By Ryu Spaeth | The Week
The YotaPhone is basically an iPhone with two faces: An LCD touchscreen on one side, and a black-and-white reader on the other.
It's been a long time since the U.S. and Russia were in a serious technological race, and at least one Russian company has gotten tired of watching old highlight reels of Sputnik. Yota Devices, formerly a unit of Russia's state-run defense corporation
, has unveiled a new smartphone that the company hopes will challenge the global supremacy of Apple's iPhone.
The YotaPhone features a color, LCD touchscreen on one face, and a black-and-white e-reader on the other
. "We created this to be different," CEO Vladislav Martynov tells The Wall Street Journal. "Most phones nowadays are boring — they are just boxes. This is a phone for people who want to be outside the box." So what exactly is the point of a Janus-like phone? Yota says it's fulfilling a demand for more screens, as users increasingly employ their smartphones for a variety of purposes. The e-reader, which is designed to stay on constantly, can feature a Twitter stream or stock market quotes
The phone will also reduce the strain on the battery by throwing certain data — such as playlists or appointments — from the energy-guzzling touchscreen to the reader, supposedly boosting battery life by 50 percent. Furthermore, the reader can be used for more banal purposes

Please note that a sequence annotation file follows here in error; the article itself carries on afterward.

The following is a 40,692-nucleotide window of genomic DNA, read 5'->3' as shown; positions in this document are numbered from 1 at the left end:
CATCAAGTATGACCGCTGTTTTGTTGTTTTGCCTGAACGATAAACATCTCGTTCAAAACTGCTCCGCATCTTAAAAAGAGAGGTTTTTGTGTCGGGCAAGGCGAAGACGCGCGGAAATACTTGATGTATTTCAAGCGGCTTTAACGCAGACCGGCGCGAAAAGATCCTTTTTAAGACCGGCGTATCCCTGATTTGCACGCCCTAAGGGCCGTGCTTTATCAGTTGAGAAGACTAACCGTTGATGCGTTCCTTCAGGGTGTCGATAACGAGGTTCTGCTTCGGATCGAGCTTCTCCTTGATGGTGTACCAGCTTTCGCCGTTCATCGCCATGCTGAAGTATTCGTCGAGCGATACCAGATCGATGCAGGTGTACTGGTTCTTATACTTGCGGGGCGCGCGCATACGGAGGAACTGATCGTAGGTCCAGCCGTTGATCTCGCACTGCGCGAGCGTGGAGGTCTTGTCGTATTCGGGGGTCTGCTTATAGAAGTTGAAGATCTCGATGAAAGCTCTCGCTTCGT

: Showing the time, actual reading, or displaying a boarding pass, which will remain on screen even if the phone runs out of power.
The phone runs on
operating system, and both screens are 4.3 inches
. It will retail for about $500
when it makes its Russian debut in 2013, and Martynov says he's sending out prototypes to carriers in Europe, Asia, and North America to gauge interest there. Analysts are divided on whether the YotaPhone will make an impression.
There's a lot going against it: For one, "it remains to be seen whether the market treats this as a hardware gimmick, or something truly useful,"
says Ingrid Lunden at TechCrunch. In addition, there are "big risks involved when any smaller player tries to challenge hardware giants based on one particular selling point,"
says Sharif Sakr at EndGadget, "although there are quite a few examples of that succeeding, especially in emerging markets." Some are even more skeptical, according to the BBC:
"I don't see many users wanting this device in the U.S. or Western Europe," said Francisco Jeronimo, research manager at consultants IDC.
"China may be different — they like more gimmicky phones that can handle several Sim cards and feature unusual types of display — but none of those devices have done well elsewhere." However, Martynov insists that smartphone users have moved beyond the single screen. "Two years ago we were not so dependent on all the kinds of information we consume now, from Facebook and Twitter to news and other RSS feeds," he tells the BBC. "The smartphone is now a window onto this virtual life, but today there's a lot of disappointment when you miss information.